10 tips for diabetes management from diabetes educator Carla Cox. Here's how to live a long, happy, healthy life with type 1 diabetes.
Were you recently diagnosed with type 1 diabetes? Here are ten tips that will help you live a long and healthy life!
10 Tips for Diabetes Management
1. Don’t let diabetes stop you. You can do anything you want to do!
2. Know where your glucose level is. Check your blood sugar often. Your glucose goal should be to have numbers between 80-180 mg/dl most of the time.
3. Learn what you can from the “whys”. You will have readings that are up and those that are down – that is life with type 1 diabetes. Recognize there are times that there is no obvious “why” and let it go. Start afresh each and every day.
4. Eat healthy foods, as everyone should. Try to look for items that are “closer to nature”. Potatoes in lieu of potato chips, whole apples in lieu of apple juice, etc. Or, find foods that will give you the same nutrients with less carbohydrates. This will help to minimize the glucose spikes that so often occur after meals.
5. Be active. Each day commit a minimum of 30 minutes to some form of physical activity for heart health. There are some ways to break down the barriers that may be limiting you.
6. Always carry some form of glucose. Glucose tablets are easy, quick, in glucose form and found at every major pharmacy. Keep them in your car, your pocket and your suitcase if you are headed out for a trip. And they do not melt or freeze!
7. Review your data with a professional. Have a diabetes educator on your team that you can review data with and have some problem solving sessions.
8. Ask for support. Seek help from both family and your medical team. This is a tedious disease that is VERY DOABLE – but takes a lot of thought!
9. Let technology help you along the way. Insulin pumps, insulin pens that keep track of dosing, glucometers and sensors all allow you to see and manage where your glucose values is at any time of day.
10. Embrace your diagnosis. 1 in every 350 persons in the US has type 1 diabetes – you are certainly not alone!
So let’s review:
There are very few restrictions on what job you can have and none on what sport you can play. Generally, you just need to demonstrate that you are managing your glucose levels in a reasonable manner and avoiding significant hypoglycemia (which you want to do anyway!). There are star musicians, mountain climbers, road biking teams, doctors, lawyers, mechanics and more! At this time you cannot sign for the military if you have type 1 diabetes – but that’s about it.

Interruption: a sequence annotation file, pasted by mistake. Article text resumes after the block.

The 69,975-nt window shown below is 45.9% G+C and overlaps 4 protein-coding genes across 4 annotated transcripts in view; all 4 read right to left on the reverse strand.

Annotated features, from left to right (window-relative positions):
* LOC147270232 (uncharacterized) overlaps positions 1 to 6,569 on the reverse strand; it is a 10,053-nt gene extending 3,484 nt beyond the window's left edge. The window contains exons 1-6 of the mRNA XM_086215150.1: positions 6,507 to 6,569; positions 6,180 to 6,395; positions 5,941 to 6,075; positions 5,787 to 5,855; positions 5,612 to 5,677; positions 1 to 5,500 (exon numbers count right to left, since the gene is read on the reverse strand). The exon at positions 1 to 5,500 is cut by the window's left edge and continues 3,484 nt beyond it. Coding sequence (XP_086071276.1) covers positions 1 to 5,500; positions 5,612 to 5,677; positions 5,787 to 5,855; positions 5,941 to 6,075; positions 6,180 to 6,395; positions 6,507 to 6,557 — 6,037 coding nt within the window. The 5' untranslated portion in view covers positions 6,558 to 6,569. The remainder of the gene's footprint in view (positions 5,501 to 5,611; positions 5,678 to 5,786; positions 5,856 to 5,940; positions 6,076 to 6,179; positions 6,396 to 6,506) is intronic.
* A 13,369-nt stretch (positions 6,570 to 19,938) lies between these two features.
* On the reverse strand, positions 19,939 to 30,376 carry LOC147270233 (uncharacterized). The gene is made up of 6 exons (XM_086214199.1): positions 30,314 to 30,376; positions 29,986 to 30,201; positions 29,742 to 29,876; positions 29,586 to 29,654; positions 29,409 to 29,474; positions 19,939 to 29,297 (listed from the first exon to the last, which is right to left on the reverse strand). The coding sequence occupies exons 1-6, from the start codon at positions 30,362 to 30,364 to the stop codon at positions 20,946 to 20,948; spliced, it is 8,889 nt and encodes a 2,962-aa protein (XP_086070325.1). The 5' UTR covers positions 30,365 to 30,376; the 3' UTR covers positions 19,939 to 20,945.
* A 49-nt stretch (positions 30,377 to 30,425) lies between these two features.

When you check your glucose levels often, either with a glucometer or a continuous or intermittent sensor, you can prevent big glucose excursions and treat early with either additional insulin (if your glucose is too high) or carbohydrates (if your glucose level is dropping too low). Before meals and before bed are 4 great times to check, as well as before exercise or any time you feel “off”.
Glucose values vary a lot. Sometimes you will not be able to figure out what caused them to be too high or too low – accept that and move on. If you need added help in problem-solving, seek the help of your diabetes team. They are there to support you!
Choose a healthy lifestyle – make food choices that are moderate in carbohydrates, limited in added sugar, and rich in nutrients. Examples include (but are NOT limited to) whole grain bread, sweet potatoes, berries and melons, plain milk or yogurt. And be active – make choices that help you move more. Take the stairs, garden, ride a bike, try roller skating. Whatever you like to do – just do it! Most people with diabetes die from heart disease – so living a lifestyle that helps prevent that is one step closer to living a long and healthy life!
Always have rescue glucose available – in pockets, purses, backpacks, glove compartments, bicycle repair kits etc. etc. etc. Keep it everywhere you might need it!
Speak with your diabetes team regularly. They can help you problem-solve, give you emotional support, help you through insurance questions, and advise on sick day management when you are ill.
And the biggest key is living life to the fullest – by accepting your diagnosis and not ever letting it defeat you.
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